Showing posts from September, 2019

Microservices - The wind beneath the CNF wings

In my last post, I discussed the pitfalls of microservices, which power CNFs. In this post, I will present the other side of the story. We know that microservices dissect individual CNFs into a mesh of interdependent services that can be containerized independently of each other. I would like you to take a moment a relook at the usage of interdependence and independence carefully. A given CNF is thus a combination of multiple microservices. Our report “Containers and Telcos: Ready to Tango” chronicles and describes several CNFs. Metaswitch for example, offers its virtual IMS (vIMS) as combination of multiple microservices such as SIP routing, HSS proxy, distributed timer database, in-memory open-source database, file-based open-source database and open-source configuration distribution service. Individual microservices have independent development and deployment schedules; and are therefore often managed by dedicated teams. The methodology of microservice development also makes it clea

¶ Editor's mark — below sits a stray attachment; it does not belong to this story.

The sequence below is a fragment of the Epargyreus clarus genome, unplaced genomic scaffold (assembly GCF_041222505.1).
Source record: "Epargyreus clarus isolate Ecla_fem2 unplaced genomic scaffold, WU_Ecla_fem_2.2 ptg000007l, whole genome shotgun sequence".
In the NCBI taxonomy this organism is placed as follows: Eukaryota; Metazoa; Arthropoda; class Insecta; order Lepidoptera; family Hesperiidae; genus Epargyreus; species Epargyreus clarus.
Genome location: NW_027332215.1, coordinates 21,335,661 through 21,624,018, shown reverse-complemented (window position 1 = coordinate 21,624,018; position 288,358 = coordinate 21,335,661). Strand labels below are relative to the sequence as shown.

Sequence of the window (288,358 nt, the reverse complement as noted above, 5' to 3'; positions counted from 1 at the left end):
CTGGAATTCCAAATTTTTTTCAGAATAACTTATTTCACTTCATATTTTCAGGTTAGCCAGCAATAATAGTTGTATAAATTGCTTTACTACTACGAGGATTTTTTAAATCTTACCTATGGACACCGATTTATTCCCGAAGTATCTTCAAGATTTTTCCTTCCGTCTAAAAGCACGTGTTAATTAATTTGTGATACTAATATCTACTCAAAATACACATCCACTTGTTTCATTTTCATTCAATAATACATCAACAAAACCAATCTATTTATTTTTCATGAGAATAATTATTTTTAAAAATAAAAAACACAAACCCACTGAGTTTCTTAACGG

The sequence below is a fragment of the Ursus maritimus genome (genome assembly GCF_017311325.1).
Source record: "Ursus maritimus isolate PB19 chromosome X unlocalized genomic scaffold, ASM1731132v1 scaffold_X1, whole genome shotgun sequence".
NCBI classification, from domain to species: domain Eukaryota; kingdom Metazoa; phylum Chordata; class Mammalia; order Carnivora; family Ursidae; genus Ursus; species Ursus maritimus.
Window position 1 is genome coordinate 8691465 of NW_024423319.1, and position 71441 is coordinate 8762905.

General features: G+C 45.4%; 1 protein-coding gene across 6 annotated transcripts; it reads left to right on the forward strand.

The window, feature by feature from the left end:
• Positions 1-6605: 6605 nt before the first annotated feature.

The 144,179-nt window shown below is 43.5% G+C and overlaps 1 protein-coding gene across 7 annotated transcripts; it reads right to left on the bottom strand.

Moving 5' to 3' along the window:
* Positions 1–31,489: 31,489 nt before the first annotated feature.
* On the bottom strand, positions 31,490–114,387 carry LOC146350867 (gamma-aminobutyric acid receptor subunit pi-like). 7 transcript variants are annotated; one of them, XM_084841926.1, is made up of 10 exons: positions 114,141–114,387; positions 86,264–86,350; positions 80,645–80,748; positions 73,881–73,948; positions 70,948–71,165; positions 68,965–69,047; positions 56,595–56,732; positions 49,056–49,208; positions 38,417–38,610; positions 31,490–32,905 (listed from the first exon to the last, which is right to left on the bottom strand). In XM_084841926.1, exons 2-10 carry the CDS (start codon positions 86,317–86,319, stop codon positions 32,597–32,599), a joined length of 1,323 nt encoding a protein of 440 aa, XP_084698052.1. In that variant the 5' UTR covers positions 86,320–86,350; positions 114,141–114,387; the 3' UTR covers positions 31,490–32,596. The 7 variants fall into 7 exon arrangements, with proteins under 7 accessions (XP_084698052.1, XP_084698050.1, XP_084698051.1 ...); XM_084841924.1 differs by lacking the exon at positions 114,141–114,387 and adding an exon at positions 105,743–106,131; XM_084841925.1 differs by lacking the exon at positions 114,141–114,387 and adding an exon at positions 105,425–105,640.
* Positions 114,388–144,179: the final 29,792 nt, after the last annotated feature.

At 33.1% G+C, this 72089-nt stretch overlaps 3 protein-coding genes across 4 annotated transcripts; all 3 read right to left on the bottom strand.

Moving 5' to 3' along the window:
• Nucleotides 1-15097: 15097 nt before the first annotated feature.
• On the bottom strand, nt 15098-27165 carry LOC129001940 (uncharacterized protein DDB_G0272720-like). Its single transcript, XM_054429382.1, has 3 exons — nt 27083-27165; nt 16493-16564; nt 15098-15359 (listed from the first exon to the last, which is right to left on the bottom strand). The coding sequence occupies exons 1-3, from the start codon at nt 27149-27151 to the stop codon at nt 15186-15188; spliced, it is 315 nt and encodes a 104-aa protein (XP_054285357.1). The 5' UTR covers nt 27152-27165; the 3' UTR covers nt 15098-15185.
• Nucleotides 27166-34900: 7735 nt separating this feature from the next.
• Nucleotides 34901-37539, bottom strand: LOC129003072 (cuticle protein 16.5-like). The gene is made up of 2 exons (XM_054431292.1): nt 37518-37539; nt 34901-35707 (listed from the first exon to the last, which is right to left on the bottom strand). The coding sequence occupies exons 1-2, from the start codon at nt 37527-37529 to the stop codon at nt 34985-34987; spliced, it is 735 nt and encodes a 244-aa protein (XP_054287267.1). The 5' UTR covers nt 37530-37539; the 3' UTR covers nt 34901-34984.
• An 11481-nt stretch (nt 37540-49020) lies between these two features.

Be careful with microservices!

Of late, cloud native network functions (CNF) have been gaining steady traction. We tracked the market for CNFs in our report Containers and Telcos - Ready to Tango?. The market prospects for CNFs are very bright, with a compounded annual growth rate (CAGR) in excess of 50%! 5G and its cloud-native push is undoubtedly the most compelling driver for microservices. The edifice of CNFs, and containers, rests on the tapestry of microservices. I will discuss the benefits of microservices in a later post. The above report is replete with such examples. Make no mistake – CNFs are here to stay, and microservices will drive them deeper into the telecommunications domain. This post is about the cautioning factors surrounding microservices, especially in the network equipment design domain. Most of the challenges associated with microservices are accentuated due to the set, well-entrenched, tried and tested methodologies that dominate telecommunications equipment engineering. Microservices pose a